On July 4, 2013, the Boston Bruins traded 21-year old Tyler Seguin to the Dallas Stars. The trade shipped Seguin, Rich Peverley, and Ryan Button to Dallas for Loui Eriksson, Joe Morrow, Reilly Smith, and Matt Fraser. At the time of the trade, Seguin was preparing to play his first season on a six-year deal worth $34.5 million. Yes, there were six players involved in the trade, but the centerpiece was then, and is now, Seguin.
The Bruins drafted Seguin with the second pick of the 2010 NHL Entry Draft. They received that pick as part of the deal for trading Phil Kessel to the Toronto Maple Leafs in 2009. Seguin started the 2010-11 season in Boston, scoring 22 points (11G, 11A) in 74 games. At the end of his rookie year, Seguin did not receive a single vote for the Calder Trophy. However, his sophomore season would prove to be an entirely different beast.
He played in 81 games that year and scored 67 points (29G, 38A), leading the Bruins in scoring. During the lockout-shortened 2012-13 campaign, Seguin scored 32 points (16G, 16A) and finished third on the Bruins in scoring. He seemed poised to be a force for the Bruins for years to come. That, obviously, was not to be.
Days before the trade, Bruins general manager, Peter Chiarelli, said, “He’s got to commit to being a professional and focusing on the game. Simple as that.” Since the trade Seguin has developed into the player the Bruins hoped he was when they drafted him. You don’t hear any talk out of Dallas about Seguin being unprofessional; all you hear is talk about how he is nearly leading the league in points and how the Stars are playing as a complete team — a team that is first in the NHL. So, let’s look at how the trade played out for the two teams involved.
After the trade, Loui Eriksson’s first two seasons with Boston were not good. He went from scoring more than 70 points in three consecutive seasons to scoring 37 and 47. However, things are looking up for Eriksson this year. He has 24 points (10G, 14A) in 26 games and is third on the team in scoring, trailing only David Krejci (27 points) and Patrice Bergeron (25 points). If he can maintain his pace, Eriksson will be the shining light of this trade from the Bruins’ side of things — but was it worth giving up Seguin?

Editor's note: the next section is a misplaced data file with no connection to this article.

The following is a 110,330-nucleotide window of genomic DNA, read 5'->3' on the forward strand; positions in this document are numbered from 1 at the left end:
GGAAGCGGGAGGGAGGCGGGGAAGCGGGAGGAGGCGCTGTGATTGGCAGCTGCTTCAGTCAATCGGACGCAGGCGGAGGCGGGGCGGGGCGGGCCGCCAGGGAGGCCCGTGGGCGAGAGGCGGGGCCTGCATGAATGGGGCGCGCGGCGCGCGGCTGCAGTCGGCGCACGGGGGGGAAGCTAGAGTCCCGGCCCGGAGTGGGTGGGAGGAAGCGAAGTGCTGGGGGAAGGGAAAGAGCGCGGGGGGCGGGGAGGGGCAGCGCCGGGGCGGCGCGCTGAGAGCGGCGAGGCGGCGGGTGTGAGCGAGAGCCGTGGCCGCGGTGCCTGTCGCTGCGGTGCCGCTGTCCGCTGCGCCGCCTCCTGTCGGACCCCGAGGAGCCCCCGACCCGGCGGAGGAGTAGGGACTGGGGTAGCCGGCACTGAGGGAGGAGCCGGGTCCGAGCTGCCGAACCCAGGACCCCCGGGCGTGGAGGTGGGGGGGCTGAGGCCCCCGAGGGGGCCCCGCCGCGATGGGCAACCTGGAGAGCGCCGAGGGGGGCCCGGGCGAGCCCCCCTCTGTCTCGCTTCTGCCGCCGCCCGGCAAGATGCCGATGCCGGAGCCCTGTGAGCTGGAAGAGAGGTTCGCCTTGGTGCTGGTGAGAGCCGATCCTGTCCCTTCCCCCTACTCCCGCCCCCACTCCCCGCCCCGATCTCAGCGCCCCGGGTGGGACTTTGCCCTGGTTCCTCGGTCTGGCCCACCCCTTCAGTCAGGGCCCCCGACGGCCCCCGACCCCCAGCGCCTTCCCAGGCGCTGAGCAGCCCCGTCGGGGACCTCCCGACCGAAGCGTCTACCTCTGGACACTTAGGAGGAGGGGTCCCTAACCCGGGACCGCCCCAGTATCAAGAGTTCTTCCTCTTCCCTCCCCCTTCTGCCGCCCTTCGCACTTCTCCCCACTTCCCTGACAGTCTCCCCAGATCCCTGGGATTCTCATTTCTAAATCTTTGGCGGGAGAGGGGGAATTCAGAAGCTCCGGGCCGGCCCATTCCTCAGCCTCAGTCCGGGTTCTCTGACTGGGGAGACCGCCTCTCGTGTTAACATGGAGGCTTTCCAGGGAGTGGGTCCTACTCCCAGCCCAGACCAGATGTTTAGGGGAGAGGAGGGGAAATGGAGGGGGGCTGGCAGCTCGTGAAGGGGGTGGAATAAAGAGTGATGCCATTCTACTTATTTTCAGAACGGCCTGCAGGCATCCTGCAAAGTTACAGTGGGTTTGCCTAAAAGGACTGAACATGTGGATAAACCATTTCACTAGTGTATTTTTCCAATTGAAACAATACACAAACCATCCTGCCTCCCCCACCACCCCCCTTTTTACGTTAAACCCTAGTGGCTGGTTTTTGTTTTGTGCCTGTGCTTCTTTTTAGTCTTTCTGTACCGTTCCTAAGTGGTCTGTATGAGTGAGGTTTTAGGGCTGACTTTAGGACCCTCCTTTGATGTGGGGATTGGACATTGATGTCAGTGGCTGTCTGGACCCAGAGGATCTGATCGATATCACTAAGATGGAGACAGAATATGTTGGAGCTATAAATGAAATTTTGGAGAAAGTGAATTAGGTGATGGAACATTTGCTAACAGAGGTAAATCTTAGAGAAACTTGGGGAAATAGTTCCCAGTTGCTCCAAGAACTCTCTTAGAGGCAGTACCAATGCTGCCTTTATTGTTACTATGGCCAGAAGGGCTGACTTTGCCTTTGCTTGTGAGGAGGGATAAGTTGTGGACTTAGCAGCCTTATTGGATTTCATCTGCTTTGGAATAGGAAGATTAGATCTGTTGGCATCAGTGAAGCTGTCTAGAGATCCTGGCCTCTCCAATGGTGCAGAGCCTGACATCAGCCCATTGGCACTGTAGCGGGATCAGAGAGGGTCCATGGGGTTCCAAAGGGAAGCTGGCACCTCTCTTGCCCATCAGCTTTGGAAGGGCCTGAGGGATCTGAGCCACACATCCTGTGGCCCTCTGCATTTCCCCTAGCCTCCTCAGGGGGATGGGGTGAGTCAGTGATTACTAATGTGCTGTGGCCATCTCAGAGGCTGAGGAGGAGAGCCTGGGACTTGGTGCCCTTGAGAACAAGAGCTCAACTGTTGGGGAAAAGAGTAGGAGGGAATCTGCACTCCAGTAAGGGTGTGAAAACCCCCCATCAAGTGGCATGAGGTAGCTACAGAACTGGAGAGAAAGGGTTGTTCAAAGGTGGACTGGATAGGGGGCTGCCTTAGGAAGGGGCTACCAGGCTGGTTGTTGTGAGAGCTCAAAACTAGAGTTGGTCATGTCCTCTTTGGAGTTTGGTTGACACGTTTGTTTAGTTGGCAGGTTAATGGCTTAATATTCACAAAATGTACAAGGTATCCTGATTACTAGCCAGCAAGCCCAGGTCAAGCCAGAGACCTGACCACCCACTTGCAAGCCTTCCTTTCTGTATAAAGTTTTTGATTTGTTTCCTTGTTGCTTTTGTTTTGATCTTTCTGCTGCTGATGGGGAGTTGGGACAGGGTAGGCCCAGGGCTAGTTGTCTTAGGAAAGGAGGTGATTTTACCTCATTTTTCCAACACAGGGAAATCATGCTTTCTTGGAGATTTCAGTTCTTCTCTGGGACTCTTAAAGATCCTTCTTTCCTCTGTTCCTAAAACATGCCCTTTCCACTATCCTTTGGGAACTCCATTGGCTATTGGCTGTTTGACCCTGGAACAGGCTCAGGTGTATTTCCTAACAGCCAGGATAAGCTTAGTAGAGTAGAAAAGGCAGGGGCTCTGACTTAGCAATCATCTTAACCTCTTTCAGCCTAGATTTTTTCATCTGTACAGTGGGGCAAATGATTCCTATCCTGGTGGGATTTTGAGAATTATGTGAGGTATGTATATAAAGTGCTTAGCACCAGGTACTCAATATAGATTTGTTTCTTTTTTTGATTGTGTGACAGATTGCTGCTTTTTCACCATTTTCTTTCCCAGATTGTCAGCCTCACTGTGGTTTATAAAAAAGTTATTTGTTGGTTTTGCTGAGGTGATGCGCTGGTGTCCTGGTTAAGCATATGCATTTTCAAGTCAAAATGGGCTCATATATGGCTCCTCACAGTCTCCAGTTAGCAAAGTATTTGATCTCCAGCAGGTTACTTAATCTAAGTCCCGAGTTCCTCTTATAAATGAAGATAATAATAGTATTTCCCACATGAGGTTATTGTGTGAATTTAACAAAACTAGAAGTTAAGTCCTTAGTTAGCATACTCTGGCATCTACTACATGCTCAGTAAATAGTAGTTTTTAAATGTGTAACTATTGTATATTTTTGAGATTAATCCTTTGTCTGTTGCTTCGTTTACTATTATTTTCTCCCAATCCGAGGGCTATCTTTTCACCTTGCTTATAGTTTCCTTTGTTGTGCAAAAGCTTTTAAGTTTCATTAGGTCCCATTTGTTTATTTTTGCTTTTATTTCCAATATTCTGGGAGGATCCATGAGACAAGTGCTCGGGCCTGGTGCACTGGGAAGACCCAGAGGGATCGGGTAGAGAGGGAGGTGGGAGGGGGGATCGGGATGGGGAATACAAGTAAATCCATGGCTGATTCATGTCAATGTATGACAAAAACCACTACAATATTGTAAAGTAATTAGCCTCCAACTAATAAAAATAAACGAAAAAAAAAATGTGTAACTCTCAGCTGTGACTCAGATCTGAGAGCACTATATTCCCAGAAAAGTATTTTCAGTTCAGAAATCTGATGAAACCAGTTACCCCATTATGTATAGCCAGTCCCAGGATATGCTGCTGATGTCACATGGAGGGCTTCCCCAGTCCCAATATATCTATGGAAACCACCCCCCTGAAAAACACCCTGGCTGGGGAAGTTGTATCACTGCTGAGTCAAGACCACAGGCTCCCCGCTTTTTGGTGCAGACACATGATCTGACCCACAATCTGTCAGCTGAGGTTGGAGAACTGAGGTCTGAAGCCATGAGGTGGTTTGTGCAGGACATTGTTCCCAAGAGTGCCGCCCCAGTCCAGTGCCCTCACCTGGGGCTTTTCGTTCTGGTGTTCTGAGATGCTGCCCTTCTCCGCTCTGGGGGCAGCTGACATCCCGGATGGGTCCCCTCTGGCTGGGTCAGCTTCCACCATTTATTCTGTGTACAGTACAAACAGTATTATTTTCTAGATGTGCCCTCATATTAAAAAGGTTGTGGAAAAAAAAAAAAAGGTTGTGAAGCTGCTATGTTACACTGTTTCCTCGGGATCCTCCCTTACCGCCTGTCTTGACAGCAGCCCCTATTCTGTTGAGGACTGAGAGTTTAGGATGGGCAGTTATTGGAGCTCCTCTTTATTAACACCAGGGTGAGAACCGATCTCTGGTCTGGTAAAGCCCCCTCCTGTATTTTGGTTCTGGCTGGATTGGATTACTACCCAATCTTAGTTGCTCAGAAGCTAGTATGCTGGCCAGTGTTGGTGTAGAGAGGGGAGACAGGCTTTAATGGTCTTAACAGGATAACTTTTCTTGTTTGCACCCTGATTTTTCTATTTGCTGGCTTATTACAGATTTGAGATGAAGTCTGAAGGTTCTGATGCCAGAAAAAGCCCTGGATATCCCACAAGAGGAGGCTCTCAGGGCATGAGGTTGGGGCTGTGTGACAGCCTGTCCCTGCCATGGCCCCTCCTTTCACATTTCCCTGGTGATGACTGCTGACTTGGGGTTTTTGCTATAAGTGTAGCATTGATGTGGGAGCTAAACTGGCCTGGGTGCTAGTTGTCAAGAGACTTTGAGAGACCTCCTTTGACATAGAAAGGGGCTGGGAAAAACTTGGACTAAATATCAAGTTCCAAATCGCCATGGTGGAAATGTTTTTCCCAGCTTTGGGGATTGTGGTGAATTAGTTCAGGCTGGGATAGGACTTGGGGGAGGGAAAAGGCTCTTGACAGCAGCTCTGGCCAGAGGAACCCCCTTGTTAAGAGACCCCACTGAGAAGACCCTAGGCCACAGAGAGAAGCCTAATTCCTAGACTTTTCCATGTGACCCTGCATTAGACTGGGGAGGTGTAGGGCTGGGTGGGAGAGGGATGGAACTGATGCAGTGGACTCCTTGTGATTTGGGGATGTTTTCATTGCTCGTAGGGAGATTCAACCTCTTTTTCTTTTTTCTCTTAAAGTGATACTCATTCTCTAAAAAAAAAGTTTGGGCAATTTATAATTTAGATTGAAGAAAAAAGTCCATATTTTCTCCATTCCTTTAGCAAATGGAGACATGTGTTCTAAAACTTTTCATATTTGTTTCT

As a 23-year-old defenseman, Joe Morrow is still trying to find his way in the NHL. He played 15 games for the Bruins last season, but spent the majority of his time with the AHL’s Providence Bruins. This season he missed time with the flu and was also a healthy scratch for several games. In the 11 games he has played with Boston this year, he’s scored one goal and one assist. The jury’s still out on Morrow, but you have to think that the Bruins were looking for a player who could play in the NHL with some regularity when they gave up Seguin.
Reilly Smith played in 37 games with the Stars in 2012-13, scoring 9 points (3G, 6A) before heading to the Bruins. In his first season with Boston, Smith did well, playing in all 82 games and scoring 51 points (20G, 31A). He fell off a bit last year, dropping to 40 points (13G, 27A) before being traded in the off-season to the Florida Panthers for Jimmy Hayes. Hayes has scored 12 points (4G, 8A) for the Bruins this year.
Matt Fraser spent most of his time playing in the AHL with the Stars organization. In his two seasons with the Texas Stars, he totaled 101 points (70G, 31A). When Fraser moved to Boston, he played for both the Bruins and their AHL team during the 2013-14 campaign. After a short run in the 2014-15 season, the Bruins waived him and the Edmonton Oilers picked him up. The Oilers did not give Fraser a qualifying offer at the end of the season, so the Winnipeg Jets signed him to a two-way contract. He currently plays in the AHL with the Manitoba Moose.
The key piece in this trade is obviously Tyler Seguin. He has 39 points (15G, 24A) so far this season, putting him in second place in NHL scoring (a tie with teammate Jamie Benn). In his two full seasons with the Stars he has put up point totals of 84 and 77 and been named to the All-Star team in both seasons. If he keeps up his current pace he will be in the running for the Art Ross Trophy and maybe even the Hart Memorial Trophy.
Rich Peverley had some years on him when he was moved to Dallas, but they weren’t bad years. He was a solid third-line center with a great face-off winning percentage. Unfortunately, Peverley collapsed on the Stars’ bench in March 2014. He underwent surgery for an irregular heartbeat as well as surgery to fix structural damage to his heart. While attempting a comeback with the Stars, Peverley realized that he wouldn’t be able to return to the ice. He officially retired in September of this year. Peverley is now a part of the Star front-office team.
Button played 26 games with the Texas Stars, as well as 33 games in the ECHL in 2013-14. When his contract with the Stars expired, he signed up to play in Germany with the Iserlohn Roosters.
And the winner is?
Clearly, the Stars won this trade. Who cares that Seguin is the only player currently in the NHL on the Stars’ side of the trade? He is a stud, a player well-worth the $5.75 million cap hit the Stars took with his contract. The only way the team doesn’t make the playoffs this year is if there is a total and complete collapse of their play, which seems highly unlikely.
As for the Bruins, they’re currently in the playoff hunt, but hold the last spot with four teams within three points of their total. So, they are by no means a lock to make the post-season. If the Bruins do miss the playoffs this year, it will be the second consecutive year that they’ve missed the post-season, which hasn’t happened since the 2006 and 2007 seasons. No general manager is ever going to go on record and say they made a bad trade, but it’s clear that Chiarelli made a bad trade when he dealt Seguin to Dallas.
Statistics courtesy of NHL.com.